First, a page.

De toute façon durant l’été je n’aime pas me cassé la tête et je bois souvent mon un whisky bon marché avec une de la glace, un peu de soda ou je m’improvise un apéro sur le style d’un Americano ou Boulevardier. Ça me rappelle un de mes premiers amours, le whisky Canadian et souvent lorsque l’on reprend avec une ancienne blonde il peut nous arriver deux choses. On peut rester pris dans le mode nostalgie en se rappelant que le bon vieux temps ou on peut réaliser qu’on n’est plus la même personne et que les choses on changées.


Ces deux scenarios ce sont passé avec mon Whisky Canadien bien aimé. J’ai tellement adoré le Canadian Club sherry Cask (l’ancienne version dans la grande bouteille) ou le CC 20 ans. Le rye de Wiser’s surtout le « small batch » qui a été un des premiers whiskys Canadien à plus de 40% alcool que j’ai goutté et que dire des divers parutions de Forty Creek.

Tristement il y un bail que je ne les apprécie plus avec autant de ferveur que le plus récent Springbank 12 CS. Il m’a fallu une troisième approche afin de réaliser ce que j’aimais tant du profil du whisky Canadien.  Le jour suivant mon déménagement, j’appréhendais le fouillis de mes boites et j’avais besoin d’un « drink » et  il fallait que ça soit simple. Une mesure de ADL Dark Horse et 2 glaçons et je suis retombé en amour.


Nez: Sève d’érable et ce côté sucré et fermenté qu’on retrouve dans certain whisky Américain. Carvi et épices de Noël se bouscule, légère note d’acétone, caramel mou, pommes et un côté vert un peu farine de seigle.

Bouche : La savate des épices est la première chose qu’on rencontre, vanille, chêne et piment fort. La texture est crémeuse mais fini avec un peu d’astringence du xérès. On reconnait immédiatement la bouche d’un rye whisky qui est adouci pour le maïs et les fruits secs.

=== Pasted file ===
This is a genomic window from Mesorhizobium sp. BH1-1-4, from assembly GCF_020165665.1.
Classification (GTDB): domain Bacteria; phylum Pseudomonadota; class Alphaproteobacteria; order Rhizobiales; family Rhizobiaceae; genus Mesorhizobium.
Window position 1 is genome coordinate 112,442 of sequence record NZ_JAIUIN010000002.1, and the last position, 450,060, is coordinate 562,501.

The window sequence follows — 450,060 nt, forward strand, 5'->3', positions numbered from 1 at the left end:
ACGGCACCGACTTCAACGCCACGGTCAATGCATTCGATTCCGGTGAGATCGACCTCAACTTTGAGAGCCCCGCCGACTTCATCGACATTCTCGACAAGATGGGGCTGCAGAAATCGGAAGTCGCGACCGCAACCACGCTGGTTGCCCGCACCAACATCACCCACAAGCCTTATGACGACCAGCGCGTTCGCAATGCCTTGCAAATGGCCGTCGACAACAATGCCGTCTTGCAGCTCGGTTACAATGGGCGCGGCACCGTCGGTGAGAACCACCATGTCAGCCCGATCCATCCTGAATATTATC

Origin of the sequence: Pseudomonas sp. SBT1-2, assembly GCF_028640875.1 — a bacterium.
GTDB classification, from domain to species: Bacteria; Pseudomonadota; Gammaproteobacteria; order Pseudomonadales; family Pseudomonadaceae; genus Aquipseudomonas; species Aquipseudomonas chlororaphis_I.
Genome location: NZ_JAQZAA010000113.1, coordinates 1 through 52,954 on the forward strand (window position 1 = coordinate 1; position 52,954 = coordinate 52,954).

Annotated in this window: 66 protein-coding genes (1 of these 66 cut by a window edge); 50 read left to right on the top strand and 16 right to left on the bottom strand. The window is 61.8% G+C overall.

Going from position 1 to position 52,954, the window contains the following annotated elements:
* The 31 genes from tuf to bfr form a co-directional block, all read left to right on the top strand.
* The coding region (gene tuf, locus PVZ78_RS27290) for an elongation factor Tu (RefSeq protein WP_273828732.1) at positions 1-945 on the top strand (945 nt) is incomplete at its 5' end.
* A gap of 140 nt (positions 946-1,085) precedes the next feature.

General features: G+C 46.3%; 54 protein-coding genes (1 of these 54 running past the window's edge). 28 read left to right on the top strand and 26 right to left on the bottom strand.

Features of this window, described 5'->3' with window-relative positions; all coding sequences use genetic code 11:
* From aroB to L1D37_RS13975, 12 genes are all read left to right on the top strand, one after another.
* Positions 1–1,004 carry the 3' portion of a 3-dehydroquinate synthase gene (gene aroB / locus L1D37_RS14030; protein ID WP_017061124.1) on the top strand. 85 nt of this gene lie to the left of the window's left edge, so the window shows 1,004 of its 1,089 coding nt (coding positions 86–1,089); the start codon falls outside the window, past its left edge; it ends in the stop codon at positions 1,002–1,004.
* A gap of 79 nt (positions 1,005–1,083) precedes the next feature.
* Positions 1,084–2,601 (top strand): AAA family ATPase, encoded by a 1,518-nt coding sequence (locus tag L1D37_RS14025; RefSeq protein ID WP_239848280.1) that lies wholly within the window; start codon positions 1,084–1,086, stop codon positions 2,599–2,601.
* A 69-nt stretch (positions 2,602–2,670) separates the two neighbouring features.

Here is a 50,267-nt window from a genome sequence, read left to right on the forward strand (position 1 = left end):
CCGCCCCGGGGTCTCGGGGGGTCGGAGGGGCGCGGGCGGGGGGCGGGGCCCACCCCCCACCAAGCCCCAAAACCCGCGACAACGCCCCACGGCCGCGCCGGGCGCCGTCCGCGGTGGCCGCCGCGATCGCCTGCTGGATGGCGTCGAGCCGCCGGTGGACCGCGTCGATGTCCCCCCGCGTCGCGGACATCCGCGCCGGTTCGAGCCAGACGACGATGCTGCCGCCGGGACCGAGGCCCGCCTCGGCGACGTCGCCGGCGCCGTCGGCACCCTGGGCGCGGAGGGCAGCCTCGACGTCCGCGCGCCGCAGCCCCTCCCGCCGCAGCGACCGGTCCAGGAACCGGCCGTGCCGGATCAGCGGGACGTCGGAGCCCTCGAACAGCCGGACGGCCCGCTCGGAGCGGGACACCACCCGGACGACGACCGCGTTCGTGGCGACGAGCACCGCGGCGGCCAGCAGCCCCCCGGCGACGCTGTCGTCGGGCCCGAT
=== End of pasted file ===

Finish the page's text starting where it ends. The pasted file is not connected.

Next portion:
La finale tire sur l’astringence de la moelle d’un citron/pamplemousse ainsi que cette drôle de combinaison de cornichons et bonbons à la cannelle que seuls les ryes Canadiens ont.


Ce whisky n’est pas sans controverses, puisqu’il utilise l’exception accordée au whisky Canadian qui permet un léger pourcentage d’additifs.  Selon de bonnes sources ceci n’est plus vraiment pratique commune dans l’industrie mais plusieurs considèrent que c’est quand même de la triche ou que cela ne fait que maintenir cette mauvaise perception de notre jus Canadien.  Je vous laisse juger de par vous-même. C’est un assemblage de rye distillé en alambics classiques et continue auquel est ajouté 8% de bourbon old grand dad (de leur connexion à Beam Suntory) et 1% de xérès.

Je crois que son côté assez brut et intense plaira aux amateurs de whisky Américain, c’est un whisky franc à un prix qui l’est tout autant, parfait pour boire lorsque l’on fait la jasette sur le deck.



Benriach, Solstice, Albariza, Dunder & Sauternes quick reviews

Ok I’ve been away far too long faithful reader, outside of our club meetings I haven’t been indulging much . I did have 2 fabulous tasting sessions, in the last few weeks one with fellow Connosr member Robert99 another was an SAQ shindig. These being less reviews per se than just quick impressions. The first was another great SAQ in store tasting for BenRiach this one led by their rep Alasdair Stevenson.

It managed to snag a reservation through their lottery system, I haven’t tasted many BenRiach’s being more familiar with the groups other distillery Glendronach, I figured this was a good way to take the plunge.



First off hats off to Alasdair, he did two of these back to back and facing a the crowd wasn’t exactly “switched on”. Still fun and by the end people were a little more loose.